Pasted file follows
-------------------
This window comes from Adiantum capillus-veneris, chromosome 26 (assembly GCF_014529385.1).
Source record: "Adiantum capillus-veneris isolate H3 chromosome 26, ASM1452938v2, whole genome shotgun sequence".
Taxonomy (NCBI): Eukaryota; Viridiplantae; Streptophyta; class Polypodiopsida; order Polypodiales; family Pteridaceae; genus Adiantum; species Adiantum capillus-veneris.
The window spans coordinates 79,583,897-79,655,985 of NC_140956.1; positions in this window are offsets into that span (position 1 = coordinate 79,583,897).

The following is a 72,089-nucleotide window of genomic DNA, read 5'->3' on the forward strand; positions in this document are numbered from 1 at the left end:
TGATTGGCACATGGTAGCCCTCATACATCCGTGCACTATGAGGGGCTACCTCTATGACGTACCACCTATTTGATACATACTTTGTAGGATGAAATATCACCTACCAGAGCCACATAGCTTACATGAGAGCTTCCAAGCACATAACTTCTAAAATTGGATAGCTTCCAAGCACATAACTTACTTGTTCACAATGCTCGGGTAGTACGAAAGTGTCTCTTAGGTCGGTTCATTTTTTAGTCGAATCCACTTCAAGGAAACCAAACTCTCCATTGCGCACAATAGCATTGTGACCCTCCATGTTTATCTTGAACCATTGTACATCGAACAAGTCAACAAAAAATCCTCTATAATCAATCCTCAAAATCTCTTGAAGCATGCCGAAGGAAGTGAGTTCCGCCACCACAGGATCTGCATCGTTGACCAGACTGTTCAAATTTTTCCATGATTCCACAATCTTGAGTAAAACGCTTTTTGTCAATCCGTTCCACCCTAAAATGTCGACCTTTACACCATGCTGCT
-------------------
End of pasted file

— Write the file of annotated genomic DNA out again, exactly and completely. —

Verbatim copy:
This window comes from Adiantum capillus-veneris, chromosome 26 (assembly GCF_014529385.1).
Source record: "Adiantum capillus-veneris isolate H3 chromosome 26, ASM1452938v2, whole genome shotgun sequence".
Taxonomy (NCBI): Eukaryota; Viridiplantae; Streptophyta; class Polypodiopsida; order Polypodiales; family Pteridaceae; genus Adiantum; species Adiantum capillus-veneris.
The window spans coordinates 79,583,897-79,655,985 of NC_140956.1; positions in this window are offsets into that span (position 1 = coordinate 79,583,897).

The following is a 72,089-nucleotide window of genomic DNA, read 5'->3' on the forward strand; positions in this document are numbered from 1 at the left end:
TGATTGGCACATGGTAGCCCTCATACATCCGTGCACTATGAGGGGCTACCTCTATGACGTACCACCTATTTGATACATACTTTGTAGGATGAAATATCACCTACCAGAGCCACATAGCTTACATGAGAGCTTCCAAGCACATAACTTCTAAAATTGGATAGCTTCCAAGCACATAACTTACTTGTTCACAATGCTCGGGTAGTACGAAAGTGTCTCTTAGGTCGGTTCATTTTTTAGTCGAATCCACTTCAAGGAAACCAAACTCTCCATTGCGCACAATAGCATTGTGACCCTCCATGTTTATCTTGAACCATTGTACATCGAACAAGTCAACAAAAAATCCTCTATAATCAATCCTCAAAATCTCTTGAAGCATGCCGAAGGAAGTGAGTTCCGCCACCACAGGATCTGCATCGTTGACCAGACTGTTCAAATTTTTCCATGATTCCACAATCTTGAGTAAAACGCTTTTTGTCAATCCGTTCCACCCTAAAATGTCGACCTTTACACCATGCTGCT